Instead, the officer at the window offered a look of vague annoyance.
“Where are the bills?” he asked.
“The bank took them,” we explained.
“Hmm,” he replied while perusing our paperwork. “Usually they give them to us.”
Eventually the officer explained that, since the bank had sent the bills off to be verified as forgeries by the Secret Service, technically there was no crime yet. Or at least no evidence of one. “You should go back to the bank,” he said. “See if they’re willing to have one of our officers go pick [the fake bills] up.” Even if the bank doesn’t have them anymore, he said, “just come back and we’ll get a report started for you.”
Back at the bank, the manager told us that the bills had indeed already been mailed to the San Francisco office of the Secret Service. We explained, rather pitifully, that we had information about the perpetrators. My inner child was screaming inside my head now: “Someone catch the bad guys!”
The bank manager kindly Googled the Secret Service to get a contact phone number, which she wrote on a Post-it and stuck to our photocopied Counterfeit Note Report. On our way back out the door, three cheery bank employees wished us a good day.
When we walked through the swinging doors at Eureka Police headquarters, only a dispatcher sat behind the counter. He raised his hand to shield his eyes from the bright morning sun rays that accompanied us through the door. Recognizing us from 20 minutes earlier, the dispatcher, a young man in a zip-up track suit, got up from his chair and walked behind a partition to speak with someone. When he shuffled back around the wall, looking put out, he said, “I know Officer Bishop told you to come back? But they’re saying that now it’s between your bank and the Secret Service.”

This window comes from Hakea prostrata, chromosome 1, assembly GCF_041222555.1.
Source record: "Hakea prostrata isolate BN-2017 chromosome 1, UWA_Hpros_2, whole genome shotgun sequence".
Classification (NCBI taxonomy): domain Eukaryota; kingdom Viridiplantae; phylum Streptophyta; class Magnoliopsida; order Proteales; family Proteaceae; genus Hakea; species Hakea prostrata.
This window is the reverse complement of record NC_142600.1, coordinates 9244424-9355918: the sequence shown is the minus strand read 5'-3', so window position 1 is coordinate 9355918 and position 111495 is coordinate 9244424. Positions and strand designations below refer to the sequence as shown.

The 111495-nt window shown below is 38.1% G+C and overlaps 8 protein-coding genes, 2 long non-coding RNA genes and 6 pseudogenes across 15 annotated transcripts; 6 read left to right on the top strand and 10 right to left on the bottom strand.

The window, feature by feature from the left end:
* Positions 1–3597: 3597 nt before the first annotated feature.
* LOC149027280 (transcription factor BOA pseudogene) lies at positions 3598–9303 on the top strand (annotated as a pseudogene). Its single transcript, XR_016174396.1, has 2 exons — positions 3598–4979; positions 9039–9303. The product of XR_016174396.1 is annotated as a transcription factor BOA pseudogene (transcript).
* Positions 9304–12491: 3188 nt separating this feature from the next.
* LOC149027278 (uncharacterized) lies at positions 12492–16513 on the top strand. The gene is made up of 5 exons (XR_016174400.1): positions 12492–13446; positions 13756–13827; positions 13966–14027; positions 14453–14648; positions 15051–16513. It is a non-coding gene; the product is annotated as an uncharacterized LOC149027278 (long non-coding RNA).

So that was it. Try as we might, we couldn’t get anyone local to go look for these swindlers. I tried a few other tactics. I used a reverse phone directory online, hoping to get a name or address. No dice. I checked Craigslist again to see if they were trying to fence the TV. Nope. I called local pawn shops, whose employees were universally sympathetic. They took my information and said they’d call if a matching TV came in, but so far, no.
I even called the phone number of the thieves, hoping to dupe them into revealing their identities.
“Hi, uh, is Jeff there?” I asked when a man picked up.
“No, you have the wrong number,” he said gruffly.
“Oh, sorry,” I responded, desperately trying to come up with another brilliant question. “Um, say, whose phone is this?” I asked lamely.
“Mine,” the guy said.
Shit. Foiled again.
So now my wife and I can only wait for a suit in Frisco to receive our report in the mail. Maybe we’ll get a call; maybe we won’t. We certainly don’t expect to get reimbursed that $160. (Hey, at least the other nine bucks were real!) And our hopes for sweet, sweet justice have dwindled to almost zilch. So, lacking any other outlet, I’ve written this as a cautionary tale for my fellow Craigslisters: Take a moment in your cash transactions to casually check for glowing threads, ghostly watermarks and color-shifting ink. Those things are your friends.